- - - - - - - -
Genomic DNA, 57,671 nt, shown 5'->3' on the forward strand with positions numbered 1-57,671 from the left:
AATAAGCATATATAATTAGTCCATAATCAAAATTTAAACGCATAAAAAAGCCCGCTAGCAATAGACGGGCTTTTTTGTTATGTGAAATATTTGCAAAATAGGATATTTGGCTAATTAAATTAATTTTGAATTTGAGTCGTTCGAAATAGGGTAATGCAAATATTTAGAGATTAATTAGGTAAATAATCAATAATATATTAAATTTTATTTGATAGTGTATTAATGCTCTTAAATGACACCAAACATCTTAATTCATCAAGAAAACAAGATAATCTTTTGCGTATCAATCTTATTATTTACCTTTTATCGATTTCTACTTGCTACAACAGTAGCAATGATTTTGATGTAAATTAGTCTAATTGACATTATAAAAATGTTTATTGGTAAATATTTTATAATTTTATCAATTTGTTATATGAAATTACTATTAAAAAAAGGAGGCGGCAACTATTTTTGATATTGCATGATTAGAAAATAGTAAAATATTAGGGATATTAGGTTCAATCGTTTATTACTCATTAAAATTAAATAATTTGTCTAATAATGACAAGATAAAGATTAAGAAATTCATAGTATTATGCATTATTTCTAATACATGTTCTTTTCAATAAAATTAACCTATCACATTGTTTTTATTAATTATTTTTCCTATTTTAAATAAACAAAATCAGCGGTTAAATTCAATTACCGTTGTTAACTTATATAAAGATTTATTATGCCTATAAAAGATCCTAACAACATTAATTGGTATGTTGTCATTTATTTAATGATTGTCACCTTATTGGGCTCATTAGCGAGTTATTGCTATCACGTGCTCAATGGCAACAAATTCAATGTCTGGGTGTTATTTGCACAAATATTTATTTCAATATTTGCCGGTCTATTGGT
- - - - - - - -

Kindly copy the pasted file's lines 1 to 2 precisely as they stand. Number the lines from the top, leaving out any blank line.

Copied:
Genomic DNA, 57,671 nt, shown 5'->3' on the forward strand with positions numbered 1-57,671 from the left:
AATAAGCATATATAATTAGTCCATAATCAAAATTTAAACGCATAAAAAAGCCCGCTAGCAATAGACGGGCTTTTTTGTTATGTGAAATATTTGCAAAATAGGATATTTGGCTAATTAAATTAATTTTGAATTTGAGTCGTTCGAAATAGGGTAATGCAAATATTTAGAGATTAATTAGGTAAATAATCAATAATATATTAAATTTTATTTGATAGTGTATTAATGCTCTTAAATGACACCAAACATCTTAATTCATCAAGAAAACAAGATAATCTTTTGCGTATCAATCTTATTATTTACCTTTTATCGATTTCTACTTGCTACAACAGTAGCAATGATTTTGATGTAAATTAGTCTAATTGACATTATAAAAATGTTTATTGGTAAATATTTTATAATTTTATCAATTTGTTATATGAAATTACTATTAAAAAAAGGAGGCGGCAACTATTTTTGATATTGCATGATTAGAAAATAGTAAAATATTAGGGATATTAGGTTCAATCGTTTATTACTCATTAAAATTAAATAATTTGTCTAATAATGACAAGATAAAGATTAAGAAATTCATAGTATTATGCATTATTTCTAATACATGTTCTTTTCAATAAAATTAACCTATCACATTGTTTTTATTAATTATTTTTCCTATTTTAAATAAACAAAATCAGCGGTTAAATTCAATTACCGTTGTTAACTTATATAAAGATTTATTATGCCTATAAAAGATCCTAACAACATTAATTGGTATGTTGTCATTTATTTAATGATTGTCACCTTATTGGGCTCATTAGCGAGTTATTGCTATCACGTGCTCAATGGCAACAAATTCAATGTCTGGGTGTTATTTGCACAAATATTTATTTCAATATTTGCCGGTCTATTGGT